Circle in Different Representations

1-Dimensional Objects:
Affine Line: {\mathbb {A}^1}
Circle: {\mathbb {S}^1}

Six Representations of a Circle: {\mathbb {S}^1}
1) Euclidean Geometry (O-level Math)
Unit Circle : x^2 + y^2 = 1

2) Curve: (A-level Math)
Transcendental Parameterization :
\boxed { e(\theta) = (\cos \theta, \sin  \theta) \qquad  0 \leq \theta \leq 2\pi }

Rational Parameterisation :
\boxed { e(h) = \left(\frac {1-h^2} {1+h^2}  \: , \: \frac {2h} {1+h^2}\right) \quad \text { h any number or } \infty }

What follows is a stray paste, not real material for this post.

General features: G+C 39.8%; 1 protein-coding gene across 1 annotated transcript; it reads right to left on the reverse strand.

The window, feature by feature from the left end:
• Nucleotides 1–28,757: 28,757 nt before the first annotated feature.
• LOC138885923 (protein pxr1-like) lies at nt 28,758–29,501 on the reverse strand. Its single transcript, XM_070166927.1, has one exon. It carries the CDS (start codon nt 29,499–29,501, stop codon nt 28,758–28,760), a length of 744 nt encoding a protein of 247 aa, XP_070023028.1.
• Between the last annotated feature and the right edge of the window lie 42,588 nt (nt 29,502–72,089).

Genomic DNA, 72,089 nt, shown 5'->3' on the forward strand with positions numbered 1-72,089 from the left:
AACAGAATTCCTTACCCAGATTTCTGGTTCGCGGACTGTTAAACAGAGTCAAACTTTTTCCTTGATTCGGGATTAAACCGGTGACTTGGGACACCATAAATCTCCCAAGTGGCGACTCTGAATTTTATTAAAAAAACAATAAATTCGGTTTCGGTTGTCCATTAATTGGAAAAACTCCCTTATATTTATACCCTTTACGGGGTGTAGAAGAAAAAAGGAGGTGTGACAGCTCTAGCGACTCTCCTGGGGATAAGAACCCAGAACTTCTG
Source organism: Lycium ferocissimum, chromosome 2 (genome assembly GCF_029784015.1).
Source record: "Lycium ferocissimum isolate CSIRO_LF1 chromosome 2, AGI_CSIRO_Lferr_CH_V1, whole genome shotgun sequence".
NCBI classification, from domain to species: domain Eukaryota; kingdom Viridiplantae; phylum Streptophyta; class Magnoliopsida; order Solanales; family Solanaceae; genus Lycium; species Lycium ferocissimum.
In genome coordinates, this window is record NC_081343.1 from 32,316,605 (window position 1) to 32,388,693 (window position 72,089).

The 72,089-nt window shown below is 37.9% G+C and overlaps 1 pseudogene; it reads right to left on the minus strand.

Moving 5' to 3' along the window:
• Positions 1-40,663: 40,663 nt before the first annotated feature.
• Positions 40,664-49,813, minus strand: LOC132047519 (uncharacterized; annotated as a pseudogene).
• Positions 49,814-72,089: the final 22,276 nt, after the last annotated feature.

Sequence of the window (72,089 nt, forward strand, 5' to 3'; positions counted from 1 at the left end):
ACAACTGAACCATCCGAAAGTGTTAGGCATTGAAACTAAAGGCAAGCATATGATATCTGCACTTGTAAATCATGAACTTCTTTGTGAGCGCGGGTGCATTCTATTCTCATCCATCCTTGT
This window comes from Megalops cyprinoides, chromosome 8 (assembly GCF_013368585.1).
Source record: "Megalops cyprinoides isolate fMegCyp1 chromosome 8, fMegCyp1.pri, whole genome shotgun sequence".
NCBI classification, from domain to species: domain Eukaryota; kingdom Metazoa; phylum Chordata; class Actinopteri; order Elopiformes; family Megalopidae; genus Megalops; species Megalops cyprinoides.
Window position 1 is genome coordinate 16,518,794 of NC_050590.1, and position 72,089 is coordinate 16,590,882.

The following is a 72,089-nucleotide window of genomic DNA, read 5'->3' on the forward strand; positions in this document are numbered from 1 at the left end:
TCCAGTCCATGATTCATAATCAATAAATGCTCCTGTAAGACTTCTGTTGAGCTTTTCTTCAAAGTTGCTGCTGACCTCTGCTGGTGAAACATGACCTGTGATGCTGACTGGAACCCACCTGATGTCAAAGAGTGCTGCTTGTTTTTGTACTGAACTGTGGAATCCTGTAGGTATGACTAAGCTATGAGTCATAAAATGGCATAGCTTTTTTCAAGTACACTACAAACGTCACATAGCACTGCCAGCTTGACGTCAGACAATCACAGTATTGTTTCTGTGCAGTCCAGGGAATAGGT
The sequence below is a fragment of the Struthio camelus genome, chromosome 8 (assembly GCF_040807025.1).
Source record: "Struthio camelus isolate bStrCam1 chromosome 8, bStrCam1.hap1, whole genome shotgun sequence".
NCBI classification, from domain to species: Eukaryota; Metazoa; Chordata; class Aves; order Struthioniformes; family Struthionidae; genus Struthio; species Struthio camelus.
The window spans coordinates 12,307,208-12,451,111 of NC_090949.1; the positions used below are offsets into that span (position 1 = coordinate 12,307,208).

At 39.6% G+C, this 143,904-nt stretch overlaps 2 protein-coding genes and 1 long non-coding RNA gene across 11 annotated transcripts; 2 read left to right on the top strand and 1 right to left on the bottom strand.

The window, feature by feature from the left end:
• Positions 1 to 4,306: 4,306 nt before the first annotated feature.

3) Affine Plane (French Baccalaureate – equivalent A-level – Math) {\mathbb {A}^2}
1-Dim Sub-spaces = Projective Lines thru’ Origin

4) Polygonal Representation (Undergraduate Math)

5) Identifying Intervals: (closed loop) (Undergraduate Math)

6) \text {Translation } (\tau, {\tau}^{-1}) \text { on a Line } {\mathbb {A}^1}
(Honors Year Undergraduate / Graduate Math)

[Using Quotient Group Notation]:
\boxed {  {\mathbb {S}^1} \simeq {\mathbb {A}^1 } \Big/ { \langle \tau , {\tau}^{-1} \rangle} }
{\mathbb {S}^1} = \text { Space of all orbits}


Are Circle and Line the same 1-dimensional object, i.e. are they Homeomorphic (同胚) in Topology ?

Answer: To be continued in the next blog “Homeomorphism


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